Intense and sometimes contentious debates about South Asian identity

Between the Lines

South Asians and Postcoloniality

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edited by Deepika Bahri and Mary Vasudeva

This ground-breaking collection of new interviews, critical essays, and commentary explores South Asian identity and culture. Sensitive to the false homogeneity implied by "South Asian," "diaspora," "postcolonial," and "Asian American," the contributors attempt to unpack these terms. By examining the social, economic, and historical particularities of people who live "between the lines"—on and between borders—they reinstate questions of power and privilege, agency and resistance. As South Asians living in the United States and Canada, each to some degree must reflect on the interaction of the personal "I," the collective "we," and the world beyond.

The South Asian scholars gathered together in this volume speak from a variety of theoretical perspectives; in the essays and interviews that cross the boundaries of conventional academic disciplines, they engage in intense, sometimes contentious, debate.



Read an excerpt from the Introduction (pdf).



"an important and valuable study as it engages in a discourse which pushes beyond simplistic meanings and complacent acceptance of complex terms like 'postcolonial' and 'South Asian.'"



1. Introduction – Deepika Bahri and Mary Vasudeva

Part I: Interviews
2. Observing Ourselves among Others, Interview with Meena Alexander – Deepika Bahri and Mary Vasudeva
3. Pedagogical Alternatives: Issues in Postcolonial Studies, Interview with Gauri Viswanathan – Deepika Bahri and Mary Vasudeva
4. Transnationality and Multiculturalist Ideology, Interview with Gayatri Chakravorty Spivak – Deepika Bahri and Mary Vasudeva

Part II: Commentaries
5. African-Americans and the New Immigrants – Amritjit Singh
6. Life at the Margins: In the Thick of Multiplicity – M.G. Vassanji
7. Mullahs, Sex, and Bureaucrats: Pakistan's Confrontations with the Modern World – Sohail Inayatullah
8. Coming to Terms with the "Postcolonial" – Deepika Bahri

Part III: Studies in the Media and Popular Culture
9. An Explosion of Difference: The Margins of Perception in Sammy and Rosie Get Laid – Ranita Chatterjee
10. Emigrants Twice Displaced: Race, Color, and Identity in Mira Nair's Mississippi Masala – Binita Mehta
11. From Ritual Drama to National Prime Time: Mahabharata, India's Televisual Obsession – Sanjoy Majumder
12. Television, Politics, and the Epic Heroine: Case Study, Sita – Mahasveta Barua

Part IV: Literary Criticism
13. Replacing the Colonial Gaze: Gender as Strategy in Salman Rushdie's Fiction – Sukeshi Kamra
14. Style Is (Not) the Woman: Sara Suleri's Meatless Days – Samir Dayal
15. Redefining the Postcolonial Female Self: Women in Anita Desai's Clear Light of Day – Pushpa Naidu Parekh
16. "Luminous Brahmin Children Must Be Saved": Imperialist Ideologies, "Postcolonial" Histories in Bharati Mukherjee's The Tiger's Daughter – Indrani Mitra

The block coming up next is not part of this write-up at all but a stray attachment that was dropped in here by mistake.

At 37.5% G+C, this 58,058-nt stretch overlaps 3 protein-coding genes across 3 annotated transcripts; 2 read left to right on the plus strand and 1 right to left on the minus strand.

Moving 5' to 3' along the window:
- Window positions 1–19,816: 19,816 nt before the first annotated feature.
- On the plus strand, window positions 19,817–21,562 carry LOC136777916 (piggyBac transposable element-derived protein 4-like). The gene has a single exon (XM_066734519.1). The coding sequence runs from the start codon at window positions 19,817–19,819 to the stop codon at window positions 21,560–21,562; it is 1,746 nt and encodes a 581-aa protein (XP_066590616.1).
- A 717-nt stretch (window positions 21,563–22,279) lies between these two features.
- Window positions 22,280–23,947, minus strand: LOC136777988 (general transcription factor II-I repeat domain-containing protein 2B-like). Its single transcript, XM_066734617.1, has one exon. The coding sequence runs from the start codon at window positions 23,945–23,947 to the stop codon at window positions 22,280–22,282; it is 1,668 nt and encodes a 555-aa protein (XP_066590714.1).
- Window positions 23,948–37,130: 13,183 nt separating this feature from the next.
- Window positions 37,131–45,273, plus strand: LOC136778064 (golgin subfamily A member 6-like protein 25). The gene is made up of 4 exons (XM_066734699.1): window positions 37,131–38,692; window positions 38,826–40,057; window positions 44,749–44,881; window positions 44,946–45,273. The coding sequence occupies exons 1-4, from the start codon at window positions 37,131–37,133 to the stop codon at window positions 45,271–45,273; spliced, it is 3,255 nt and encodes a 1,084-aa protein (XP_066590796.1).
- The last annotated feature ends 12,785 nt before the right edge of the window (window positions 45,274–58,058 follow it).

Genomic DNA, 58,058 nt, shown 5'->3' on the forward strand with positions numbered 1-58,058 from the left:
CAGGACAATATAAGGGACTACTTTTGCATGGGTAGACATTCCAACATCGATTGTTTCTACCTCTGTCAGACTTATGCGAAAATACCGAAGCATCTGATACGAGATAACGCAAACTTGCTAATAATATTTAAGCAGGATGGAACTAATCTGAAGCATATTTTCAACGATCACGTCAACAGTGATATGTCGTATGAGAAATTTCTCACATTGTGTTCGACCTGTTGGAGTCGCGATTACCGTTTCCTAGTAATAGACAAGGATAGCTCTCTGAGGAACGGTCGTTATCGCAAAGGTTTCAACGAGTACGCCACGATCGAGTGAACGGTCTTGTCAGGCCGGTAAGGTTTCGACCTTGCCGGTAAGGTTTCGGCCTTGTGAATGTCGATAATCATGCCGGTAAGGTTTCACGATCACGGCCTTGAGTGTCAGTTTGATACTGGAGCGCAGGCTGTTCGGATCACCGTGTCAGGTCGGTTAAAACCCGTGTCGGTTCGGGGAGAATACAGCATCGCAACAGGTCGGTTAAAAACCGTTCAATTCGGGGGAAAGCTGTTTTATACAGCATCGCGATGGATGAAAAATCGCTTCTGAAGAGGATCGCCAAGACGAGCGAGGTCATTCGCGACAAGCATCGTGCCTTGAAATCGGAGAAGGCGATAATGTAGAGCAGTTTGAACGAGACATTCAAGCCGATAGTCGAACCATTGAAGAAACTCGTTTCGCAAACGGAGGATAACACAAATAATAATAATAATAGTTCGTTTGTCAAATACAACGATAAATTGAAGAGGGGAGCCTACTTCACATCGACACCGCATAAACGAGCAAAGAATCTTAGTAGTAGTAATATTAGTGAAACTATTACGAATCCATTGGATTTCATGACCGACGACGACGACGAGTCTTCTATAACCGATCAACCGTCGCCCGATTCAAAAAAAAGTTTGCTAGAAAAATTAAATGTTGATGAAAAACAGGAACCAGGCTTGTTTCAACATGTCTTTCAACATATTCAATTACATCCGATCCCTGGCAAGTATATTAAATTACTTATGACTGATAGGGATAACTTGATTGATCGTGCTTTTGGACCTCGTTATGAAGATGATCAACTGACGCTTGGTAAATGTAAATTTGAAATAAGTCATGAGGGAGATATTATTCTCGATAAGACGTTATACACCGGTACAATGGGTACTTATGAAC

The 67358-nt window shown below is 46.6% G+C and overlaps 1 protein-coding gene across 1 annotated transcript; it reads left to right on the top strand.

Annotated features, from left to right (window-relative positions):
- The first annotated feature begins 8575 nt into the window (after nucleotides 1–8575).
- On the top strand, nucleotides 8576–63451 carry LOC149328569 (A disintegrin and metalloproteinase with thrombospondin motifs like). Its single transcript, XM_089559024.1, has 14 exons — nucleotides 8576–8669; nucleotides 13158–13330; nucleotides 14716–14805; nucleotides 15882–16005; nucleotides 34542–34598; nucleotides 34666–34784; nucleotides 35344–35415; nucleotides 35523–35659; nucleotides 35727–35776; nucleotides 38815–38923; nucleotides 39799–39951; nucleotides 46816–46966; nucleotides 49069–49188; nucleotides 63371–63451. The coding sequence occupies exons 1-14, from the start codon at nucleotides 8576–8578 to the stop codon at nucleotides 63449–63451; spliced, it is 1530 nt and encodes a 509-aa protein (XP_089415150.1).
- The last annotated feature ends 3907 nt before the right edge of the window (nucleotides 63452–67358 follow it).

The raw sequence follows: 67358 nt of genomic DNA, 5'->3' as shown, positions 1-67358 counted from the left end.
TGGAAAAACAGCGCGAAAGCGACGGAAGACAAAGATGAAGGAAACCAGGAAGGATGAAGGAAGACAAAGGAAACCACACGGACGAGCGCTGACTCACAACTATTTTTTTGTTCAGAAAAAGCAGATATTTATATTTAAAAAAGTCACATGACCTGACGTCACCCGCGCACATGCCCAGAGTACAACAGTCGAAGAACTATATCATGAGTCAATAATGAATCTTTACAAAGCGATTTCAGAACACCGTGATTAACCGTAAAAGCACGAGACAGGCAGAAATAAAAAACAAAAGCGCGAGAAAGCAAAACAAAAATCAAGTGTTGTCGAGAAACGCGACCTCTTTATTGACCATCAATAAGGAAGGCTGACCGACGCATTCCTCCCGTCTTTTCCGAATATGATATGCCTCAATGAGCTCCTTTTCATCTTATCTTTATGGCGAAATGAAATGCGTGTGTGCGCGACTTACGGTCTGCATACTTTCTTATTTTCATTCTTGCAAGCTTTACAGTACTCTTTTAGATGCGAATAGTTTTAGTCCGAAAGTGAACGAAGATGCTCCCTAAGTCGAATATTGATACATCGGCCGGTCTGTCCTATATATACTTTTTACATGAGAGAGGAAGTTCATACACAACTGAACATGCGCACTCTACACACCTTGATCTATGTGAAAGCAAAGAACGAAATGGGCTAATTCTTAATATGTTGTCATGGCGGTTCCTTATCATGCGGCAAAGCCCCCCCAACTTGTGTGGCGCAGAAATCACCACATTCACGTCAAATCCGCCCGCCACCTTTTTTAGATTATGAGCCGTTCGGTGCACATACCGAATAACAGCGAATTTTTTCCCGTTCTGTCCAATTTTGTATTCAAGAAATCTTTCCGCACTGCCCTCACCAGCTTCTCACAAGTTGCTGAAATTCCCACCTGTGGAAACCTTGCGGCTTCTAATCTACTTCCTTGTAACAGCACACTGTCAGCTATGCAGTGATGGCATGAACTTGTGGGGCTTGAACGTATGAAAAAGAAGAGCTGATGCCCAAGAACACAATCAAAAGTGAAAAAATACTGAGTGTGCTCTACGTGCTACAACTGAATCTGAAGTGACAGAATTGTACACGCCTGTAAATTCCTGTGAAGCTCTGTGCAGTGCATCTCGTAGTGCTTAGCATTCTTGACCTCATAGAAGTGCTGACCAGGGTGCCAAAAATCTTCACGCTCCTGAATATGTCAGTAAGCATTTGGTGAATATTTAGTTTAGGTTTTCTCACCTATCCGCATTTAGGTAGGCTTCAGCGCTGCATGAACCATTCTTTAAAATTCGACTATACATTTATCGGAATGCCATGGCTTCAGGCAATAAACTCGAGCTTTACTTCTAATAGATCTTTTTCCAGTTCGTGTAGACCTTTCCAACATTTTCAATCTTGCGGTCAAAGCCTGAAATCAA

17. The Troubled Past: Literature of Severing the Viewer/Viewed Dialectic – Huma Ibrahim

Part V: Experimental Critiques
18. Jane Austin in Meerut, India – Amitava Kumar
19. Border Crossings: Retrieval and Erasure of the Self as Other – Shantanu DuttaAhmed
20. I see the Glass as Half Full – Uma Parameswaran

About the Contributors


About the Author(s)

Deepika Bahri is Assistant Professor of Postcolonial Literature and Theory at Emory University.

Mary Vasudeva is on the Board of Directors for the Academic Excellence Foundation at Bowling Green State University.

Contributors: Meena Alexander, Gauri Viswanathan, Gayatri Chakravorty Spivak, Amritjit Singh, M. G. Vassanji, Sohail Inayatullah, Ranita Chatterjee, Benita Mehta, Sanjoy Majumder, Mahasveta Barua, Sukeshi Kamra, Samir Dayal, Pushpa Naidu Parekh, Indrani Mitra, Huma Ibrahim, Amitava Kumar, Shantanu DuttaAhmed, Uma Parameswaran.

Subject Categories

Asian American Studies
Race and Ethnicity
Asian Studies

In the series

Asian American History and Culture, edited by K. Scott Wong, Linda Trinh Vő, and Cathy Schlund-Vials.

Founded by Sucheng Chan in 1991, the Asian American History and Culture, series has sponsored innovative scholarship that has redefined, expanded, and advanced the field of Asian American studies while strengthening its links to related areas of scholarly inquiry and engaged critique. Like the field from which it emerged, the series remains rooted in the social sciences and humanities, encompassing multiple regions, formations, communities, and identities. Extending the vision of founding editor Sucheng Chan and emeriti editor Michael Omi and David Palumbo-Liu, series editors K. Scott Wong, Linda Trinh Vő, and Cathy Schlund-Vials continue to develop a foundational collection that embodies a range of theoretical and methodological approaches to Asian American studies.



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